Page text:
The Restoration and Eighteenth Century section of Norton Topics Online presents an era of unprecedented expansion, when the city of London was growing rapidly, new worlds were opened up by the technologies of the telescope and the microscope, and Britain was building its first empire, an enterprise fueled by the slave trade.

Suggested uses of Norton Topics Online: The Restoration and the Eighteenth Century with The Norton Anthology of English Literature, Eighth Edition (anthology page references for the new Eighth Edition are included below):

A Day in Eighteenth-Century London

Samuel Pepys, The Diary NAEL8.1.2134
Jonathan Swift, A Description of a City Shower NAEL8.1.2303
John Dryden, Annus Mirabilis NAEL8.1.2085
Alexander Pope, The Rape of the Lock NAEL8.1.2513
  [See also NAEL8.1.A5, Poems in Progress, for a look at revisions made to The Rape of the Lock.]  
Joseph Addison and Sir Richard Steele, The Tatler and The Spectator NAEL8.1.2470
William Congreve, The Way of the World NAEL8.1.2226
John Gay, The Beggar's Opera NAEL8.1.2611
William Hogarth, Marriage A-la-Mode NAEL8.1.2656

A Day in Eighteenth-Century London examines representations of the vibrant city that symbolized both business and pleasure for eighteenth-century Britons. The texts collected here give insight into the coffeehouse culture that provides the context and content of Addison and Steele's (and later, Johnson's) periodicals. Here, too, one finds descriptions of the street life observed and mocked by Swift and Gay, and sketches of the pleasure grounds and entertainments of the type so deftly satirized by Congreve and Hogarth.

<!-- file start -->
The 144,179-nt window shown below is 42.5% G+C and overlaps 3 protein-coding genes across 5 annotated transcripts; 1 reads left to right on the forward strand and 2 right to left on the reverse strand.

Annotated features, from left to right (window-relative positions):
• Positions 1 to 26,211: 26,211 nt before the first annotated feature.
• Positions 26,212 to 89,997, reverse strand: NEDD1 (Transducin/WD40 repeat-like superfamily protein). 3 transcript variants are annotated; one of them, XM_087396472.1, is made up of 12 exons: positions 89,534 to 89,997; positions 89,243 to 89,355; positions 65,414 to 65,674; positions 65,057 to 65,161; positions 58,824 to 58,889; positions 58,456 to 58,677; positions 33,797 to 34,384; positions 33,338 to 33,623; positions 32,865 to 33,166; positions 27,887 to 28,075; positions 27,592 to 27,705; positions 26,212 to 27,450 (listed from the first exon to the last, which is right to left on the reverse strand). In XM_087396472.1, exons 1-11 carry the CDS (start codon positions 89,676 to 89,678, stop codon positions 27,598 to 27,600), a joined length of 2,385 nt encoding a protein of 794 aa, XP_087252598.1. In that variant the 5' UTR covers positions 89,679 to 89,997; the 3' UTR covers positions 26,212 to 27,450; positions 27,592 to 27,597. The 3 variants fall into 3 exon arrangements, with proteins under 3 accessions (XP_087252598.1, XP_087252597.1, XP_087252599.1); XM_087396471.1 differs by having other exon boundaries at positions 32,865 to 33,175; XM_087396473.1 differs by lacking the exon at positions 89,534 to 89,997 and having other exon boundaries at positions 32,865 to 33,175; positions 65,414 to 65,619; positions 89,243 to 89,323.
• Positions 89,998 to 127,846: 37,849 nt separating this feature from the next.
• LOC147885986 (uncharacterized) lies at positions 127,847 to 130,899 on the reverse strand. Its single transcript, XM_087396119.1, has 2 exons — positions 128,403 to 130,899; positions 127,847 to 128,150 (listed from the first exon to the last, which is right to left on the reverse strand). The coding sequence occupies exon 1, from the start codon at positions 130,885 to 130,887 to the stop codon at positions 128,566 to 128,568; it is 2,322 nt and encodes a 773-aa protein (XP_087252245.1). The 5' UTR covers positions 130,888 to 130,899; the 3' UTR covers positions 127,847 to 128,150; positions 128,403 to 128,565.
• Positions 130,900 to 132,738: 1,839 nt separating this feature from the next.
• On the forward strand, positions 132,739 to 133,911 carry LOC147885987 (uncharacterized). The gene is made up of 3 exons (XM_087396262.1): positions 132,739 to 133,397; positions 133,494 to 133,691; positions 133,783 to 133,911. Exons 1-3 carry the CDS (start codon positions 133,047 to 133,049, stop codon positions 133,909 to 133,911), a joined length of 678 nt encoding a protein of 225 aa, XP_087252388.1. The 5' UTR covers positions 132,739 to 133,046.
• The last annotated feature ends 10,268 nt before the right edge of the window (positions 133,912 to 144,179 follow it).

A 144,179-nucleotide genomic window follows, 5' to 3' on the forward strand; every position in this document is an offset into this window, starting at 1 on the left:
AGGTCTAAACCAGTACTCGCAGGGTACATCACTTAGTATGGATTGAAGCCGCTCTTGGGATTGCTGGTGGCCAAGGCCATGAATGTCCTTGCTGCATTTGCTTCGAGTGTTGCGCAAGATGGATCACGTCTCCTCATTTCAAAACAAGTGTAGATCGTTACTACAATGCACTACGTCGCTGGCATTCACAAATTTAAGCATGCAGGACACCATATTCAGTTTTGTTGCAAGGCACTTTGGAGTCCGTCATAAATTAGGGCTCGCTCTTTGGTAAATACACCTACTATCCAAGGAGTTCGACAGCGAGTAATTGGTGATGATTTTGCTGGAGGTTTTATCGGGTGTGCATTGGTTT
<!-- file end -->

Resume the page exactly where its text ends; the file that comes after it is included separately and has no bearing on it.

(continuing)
The eighteenth-century descriptions of the city archived online and in the companion readings listed above are perhaps best understood when read in tandem with works depicting the country; selections from Oliver Goldsmith (NAEL8.1.2877), George Crabbe (NAEL8.1.2886), Thomas Gray (NAEL8.1.2867), James Thomson (NAEL8.1.2860) and William Cowper (NAEL8.1.2891) provide striking and useful contrasts. Contemporary definitions of gender roles may be explored at length using the Norton Anthology section entitled “Debating Women: Arguments in Verse” (NAEL8.1.2589).

Slavery and the Slave Trade in Britain

John Locke, Two Treatises of Government: Of Slavery NAEL8.1.2830
Samuel Johnson, A Brief to Free a Slave NAEL8.1.2849
Olaudah Equiano, The Interesting Narrative of the Life of Olaudah Equiano, or Gustavus Vassa, the African, Written by Himself NAEL8.1.2850
James Thomson, Rule, Britannia NAEL8.1.2840
Aphra Behn, Oroonoko, or The Royal Slave NAEL8.1.2183
John Ruskin, The Slave Ship NAEL8.2.1321
Anna Letitia Barbauld, Epistle to William Wilberforce, Esq., on the Rejection of the Bill for Abolishing the Slave Trade NAEL8.2.32

Slavery and the Slave Trade in Britain offers students texts designed to complement those in the section entitled “Liberty” in the Norton Anthology. The readings presented here juxtapose Britons' sense of personal and national liberty (as expressed in Thomson's poem and in Johnson's prose) with Britain's economic reliance upon the slave trade and slave labor. Documents such as Liverpool's anti-abolitionist petition to the House of Commons and the slave-trader Nicholas Owen's journal furnish a counterpoint to the sympathetically drawn slave narratives of Behn and Equiano, and the abolitionist discourses of More and Cowper.